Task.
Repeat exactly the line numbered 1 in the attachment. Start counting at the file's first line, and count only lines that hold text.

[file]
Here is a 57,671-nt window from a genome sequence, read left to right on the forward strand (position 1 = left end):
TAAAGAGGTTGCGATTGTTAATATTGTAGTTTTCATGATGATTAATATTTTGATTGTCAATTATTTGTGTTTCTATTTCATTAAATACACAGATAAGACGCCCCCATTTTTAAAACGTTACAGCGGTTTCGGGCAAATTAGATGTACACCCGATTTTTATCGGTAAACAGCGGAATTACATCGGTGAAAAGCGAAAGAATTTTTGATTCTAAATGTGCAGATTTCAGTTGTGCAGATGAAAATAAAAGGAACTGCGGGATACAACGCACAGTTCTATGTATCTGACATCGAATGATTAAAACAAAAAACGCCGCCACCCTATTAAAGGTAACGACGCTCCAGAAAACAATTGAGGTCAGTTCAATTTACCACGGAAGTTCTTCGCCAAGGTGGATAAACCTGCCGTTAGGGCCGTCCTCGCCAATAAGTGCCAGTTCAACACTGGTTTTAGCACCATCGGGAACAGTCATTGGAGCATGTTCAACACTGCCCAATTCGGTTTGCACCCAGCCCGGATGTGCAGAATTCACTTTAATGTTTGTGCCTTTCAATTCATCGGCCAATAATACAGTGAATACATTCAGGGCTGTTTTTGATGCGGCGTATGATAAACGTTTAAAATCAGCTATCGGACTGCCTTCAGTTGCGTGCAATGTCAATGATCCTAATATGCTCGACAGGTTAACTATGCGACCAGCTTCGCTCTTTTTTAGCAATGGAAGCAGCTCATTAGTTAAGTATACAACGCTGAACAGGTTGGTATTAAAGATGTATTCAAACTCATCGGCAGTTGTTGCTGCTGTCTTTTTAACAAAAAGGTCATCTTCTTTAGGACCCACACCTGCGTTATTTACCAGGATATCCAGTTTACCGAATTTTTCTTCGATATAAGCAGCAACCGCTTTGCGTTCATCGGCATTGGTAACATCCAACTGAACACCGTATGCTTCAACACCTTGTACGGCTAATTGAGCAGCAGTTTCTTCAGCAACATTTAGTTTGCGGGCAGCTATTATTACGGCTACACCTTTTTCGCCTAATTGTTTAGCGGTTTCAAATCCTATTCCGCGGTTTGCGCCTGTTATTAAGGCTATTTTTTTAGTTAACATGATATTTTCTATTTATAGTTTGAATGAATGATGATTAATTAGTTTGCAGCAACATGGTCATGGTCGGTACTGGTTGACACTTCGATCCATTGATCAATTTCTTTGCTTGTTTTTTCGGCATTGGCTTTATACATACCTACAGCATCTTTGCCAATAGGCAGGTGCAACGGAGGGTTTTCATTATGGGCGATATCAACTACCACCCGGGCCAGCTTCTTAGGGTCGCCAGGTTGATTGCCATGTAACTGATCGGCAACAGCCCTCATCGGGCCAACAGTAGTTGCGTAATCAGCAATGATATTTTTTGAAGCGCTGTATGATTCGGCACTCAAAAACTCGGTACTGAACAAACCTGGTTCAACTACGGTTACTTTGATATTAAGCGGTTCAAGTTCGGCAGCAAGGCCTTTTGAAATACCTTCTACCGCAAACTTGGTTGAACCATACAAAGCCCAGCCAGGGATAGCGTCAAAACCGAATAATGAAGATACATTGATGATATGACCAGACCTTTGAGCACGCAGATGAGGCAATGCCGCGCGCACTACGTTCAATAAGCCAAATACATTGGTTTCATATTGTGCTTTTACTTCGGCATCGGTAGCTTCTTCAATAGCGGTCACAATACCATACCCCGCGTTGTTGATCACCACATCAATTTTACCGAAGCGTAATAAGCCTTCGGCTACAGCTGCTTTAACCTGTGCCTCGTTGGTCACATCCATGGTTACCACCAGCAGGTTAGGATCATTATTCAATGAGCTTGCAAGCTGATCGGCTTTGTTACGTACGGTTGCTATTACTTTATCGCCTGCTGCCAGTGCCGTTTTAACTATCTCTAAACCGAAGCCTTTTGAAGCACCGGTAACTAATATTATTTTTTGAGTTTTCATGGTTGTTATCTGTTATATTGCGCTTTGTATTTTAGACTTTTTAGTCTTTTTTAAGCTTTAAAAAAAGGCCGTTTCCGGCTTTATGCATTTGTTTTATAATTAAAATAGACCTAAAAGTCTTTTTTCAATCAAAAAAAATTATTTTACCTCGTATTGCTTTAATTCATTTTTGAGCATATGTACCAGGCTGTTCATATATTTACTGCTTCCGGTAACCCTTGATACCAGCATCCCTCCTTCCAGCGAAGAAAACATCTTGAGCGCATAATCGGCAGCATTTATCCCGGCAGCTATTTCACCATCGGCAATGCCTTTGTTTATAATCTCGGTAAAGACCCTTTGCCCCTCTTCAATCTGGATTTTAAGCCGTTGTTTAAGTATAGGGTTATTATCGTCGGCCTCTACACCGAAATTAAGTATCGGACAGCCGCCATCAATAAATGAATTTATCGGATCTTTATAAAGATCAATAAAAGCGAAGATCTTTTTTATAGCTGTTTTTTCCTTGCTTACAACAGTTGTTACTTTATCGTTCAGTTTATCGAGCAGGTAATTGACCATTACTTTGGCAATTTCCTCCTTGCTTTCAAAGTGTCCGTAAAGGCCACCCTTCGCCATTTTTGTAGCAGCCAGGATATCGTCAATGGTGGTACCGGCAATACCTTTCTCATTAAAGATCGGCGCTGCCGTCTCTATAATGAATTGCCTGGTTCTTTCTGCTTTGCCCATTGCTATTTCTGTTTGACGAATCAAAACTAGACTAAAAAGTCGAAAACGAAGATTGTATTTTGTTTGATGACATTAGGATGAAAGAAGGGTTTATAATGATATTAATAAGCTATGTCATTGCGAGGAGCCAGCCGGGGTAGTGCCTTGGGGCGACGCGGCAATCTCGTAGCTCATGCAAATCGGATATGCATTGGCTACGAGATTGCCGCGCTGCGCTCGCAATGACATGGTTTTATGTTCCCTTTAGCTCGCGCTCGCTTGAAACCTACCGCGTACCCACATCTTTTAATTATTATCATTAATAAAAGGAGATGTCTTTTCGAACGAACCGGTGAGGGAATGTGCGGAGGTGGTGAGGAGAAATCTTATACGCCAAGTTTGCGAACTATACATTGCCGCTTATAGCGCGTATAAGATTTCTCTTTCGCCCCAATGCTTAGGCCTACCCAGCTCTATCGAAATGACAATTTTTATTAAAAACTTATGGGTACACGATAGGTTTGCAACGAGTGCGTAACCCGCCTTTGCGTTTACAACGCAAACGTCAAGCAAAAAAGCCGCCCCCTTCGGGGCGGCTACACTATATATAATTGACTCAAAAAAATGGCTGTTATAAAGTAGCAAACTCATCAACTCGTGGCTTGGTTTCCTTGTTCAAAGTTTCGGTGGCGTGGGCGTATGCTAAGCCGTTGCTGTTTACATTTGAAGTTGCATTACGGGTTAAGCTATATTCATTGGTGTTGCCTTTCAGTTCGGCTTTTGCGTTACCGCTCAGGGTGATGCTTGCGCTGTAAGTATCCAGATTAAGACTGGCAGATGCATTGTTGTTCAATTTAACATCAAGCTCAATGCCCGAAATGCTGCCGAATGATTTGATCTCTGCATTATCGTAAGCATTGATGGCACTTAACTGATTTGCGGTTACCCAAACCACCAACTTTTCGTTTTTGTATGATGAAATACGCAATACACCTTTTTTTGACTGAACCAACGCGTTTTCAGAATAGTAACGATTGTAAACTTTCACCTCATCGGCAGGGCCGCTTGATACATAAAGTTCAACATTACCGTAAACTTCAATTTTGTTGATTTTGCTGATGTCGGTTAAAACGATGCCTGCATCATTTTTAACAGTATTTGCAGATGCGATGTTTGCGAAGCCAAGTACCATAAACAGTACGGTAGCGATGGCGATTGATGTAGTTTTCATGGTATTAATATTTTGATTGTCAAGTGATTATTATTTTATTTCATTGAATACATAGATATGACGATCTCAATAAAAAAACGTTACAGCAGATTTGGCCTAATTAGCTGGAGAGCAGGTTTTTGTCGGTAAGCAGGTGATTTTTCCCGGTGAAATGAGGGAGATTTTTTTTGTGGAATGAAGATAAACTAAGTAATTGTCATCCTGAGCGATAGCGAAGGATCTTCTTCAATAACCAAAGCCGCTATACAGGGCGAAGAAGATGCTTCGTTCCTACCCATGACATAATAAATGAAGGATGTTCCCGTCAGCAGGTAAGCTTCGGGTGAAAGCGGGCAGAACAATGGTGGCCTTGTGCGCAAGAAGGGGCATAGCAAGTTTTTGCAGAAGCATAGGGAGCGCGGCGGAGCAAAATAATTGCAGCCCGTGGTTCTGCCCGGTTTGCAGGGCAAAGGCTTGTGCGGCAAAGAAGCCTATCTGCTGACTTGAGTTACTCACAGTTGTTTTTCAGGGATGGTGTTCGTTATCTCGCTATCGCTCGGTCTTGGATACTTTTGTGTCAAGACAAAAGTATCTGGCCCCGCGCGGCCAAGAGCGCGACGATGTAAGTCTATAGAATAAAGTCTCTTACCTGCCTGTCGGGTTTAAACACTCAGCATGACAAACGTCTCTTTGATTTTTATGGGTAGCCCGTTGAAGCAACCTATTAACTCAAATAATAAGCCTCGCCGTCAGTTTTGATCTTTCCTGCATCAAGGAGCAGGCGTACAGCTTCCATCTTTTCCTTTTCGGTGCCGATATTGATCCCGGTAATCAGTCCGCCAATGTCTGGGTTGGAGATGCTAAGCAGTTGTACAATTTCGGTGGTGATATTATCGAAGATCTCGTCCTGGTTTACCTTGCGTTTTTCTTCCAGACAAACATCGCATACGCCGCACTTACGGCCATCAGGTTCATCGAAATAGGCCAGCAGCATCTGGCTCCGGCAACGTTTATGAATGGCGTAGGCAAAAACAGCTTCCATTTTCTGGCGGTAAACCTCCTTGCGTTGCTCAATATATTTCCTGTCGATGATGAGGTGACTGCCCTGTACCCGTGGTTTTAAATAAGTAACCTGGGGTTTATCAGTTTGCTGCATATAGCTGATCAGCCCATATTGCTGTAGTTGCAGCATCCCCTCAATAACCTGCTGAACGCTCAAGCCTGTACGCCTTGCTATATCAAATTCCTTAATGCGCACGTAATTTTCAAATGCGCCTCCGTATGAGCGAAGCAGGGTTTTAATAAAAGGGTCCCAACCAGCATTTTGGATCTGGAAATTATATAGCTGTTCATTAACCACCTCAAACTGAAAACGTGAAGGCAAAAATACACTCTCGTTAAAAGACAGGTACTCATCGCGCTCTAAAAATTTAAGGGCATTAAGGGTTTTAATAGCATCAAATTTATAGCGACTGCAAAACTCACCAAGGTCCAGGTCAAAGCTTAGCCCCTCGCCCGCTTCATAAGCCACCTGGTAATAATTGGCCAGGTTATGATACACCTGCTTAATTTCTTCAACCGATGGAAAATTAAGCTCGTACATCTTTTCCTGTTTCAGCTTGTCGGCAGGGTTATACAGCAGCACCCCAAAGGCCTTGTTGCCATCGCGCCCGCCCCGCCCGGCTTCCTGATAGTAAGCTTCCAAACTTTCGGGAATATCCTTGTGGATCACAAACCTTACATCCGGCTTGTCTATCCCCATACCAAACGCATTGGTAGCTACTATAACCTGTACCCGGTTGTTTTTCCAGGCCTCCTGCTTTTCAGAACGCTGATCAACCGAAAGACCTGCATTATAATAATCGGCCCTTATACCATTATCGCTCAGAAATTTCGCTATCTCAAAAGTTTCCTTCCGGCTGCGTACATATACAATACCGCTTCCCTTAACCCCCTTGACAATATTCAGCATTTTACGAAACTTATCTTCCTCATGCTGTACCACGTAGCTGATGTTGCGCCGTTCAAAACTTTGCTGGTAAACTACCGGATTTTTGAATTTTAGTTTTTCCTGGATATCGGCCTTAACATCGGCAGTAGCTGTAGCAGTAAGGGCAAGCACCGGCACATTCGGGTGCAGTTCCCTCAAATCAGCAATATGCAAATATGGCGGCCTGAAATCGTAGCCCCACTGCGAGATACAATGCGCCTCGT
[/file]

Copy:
Here is a 57,671-nt window from a genome sequence, read left to right on the forward strand (position 1 = left end):